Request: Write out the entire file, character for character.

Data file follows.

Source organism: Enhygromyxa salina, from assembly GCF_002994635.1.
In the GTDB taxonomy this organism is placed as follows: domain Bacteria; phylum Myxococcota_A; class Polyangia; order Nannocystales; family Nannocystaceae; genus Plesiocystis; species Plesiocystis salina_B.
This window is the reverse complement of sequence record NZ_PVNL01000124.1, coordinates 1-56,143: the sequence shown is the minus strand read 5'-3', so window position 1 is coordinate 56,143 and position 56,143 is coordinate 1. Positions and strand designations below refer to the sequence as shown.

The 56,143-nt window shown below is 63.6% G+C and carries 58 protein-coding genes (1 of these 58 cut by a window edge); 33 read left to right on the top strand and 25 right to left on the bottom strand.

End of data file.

Source organism: Enhygromyxa salina, from assembly GCF_002994635.1.
In the GTDB taxonomy this organism is placed as follows: domain Bacteria; phylum Myxococcota_A; class Polyangia; order Nannocystales; family Nannocystaceae; genus Plesiocystis; species Plesiocystis salina_B.
This window is the reverse complement of sequence record NZ_PVNL01000124.1, coordinates 1-56,143: the sequence shown is the minus strand read 5'-3', so window position 1 is coordinate 56,143 and position 56,143 is coordinate 1. Positions and strand designations below refer to the sequence as shown.

The 56,143-nt window shown below is 63.6% G+C and carries 58 protein-coding genes (1 of these 58 cut by a window edge); 33 read left to right on the top strand and 25 right to left on the bottom strand.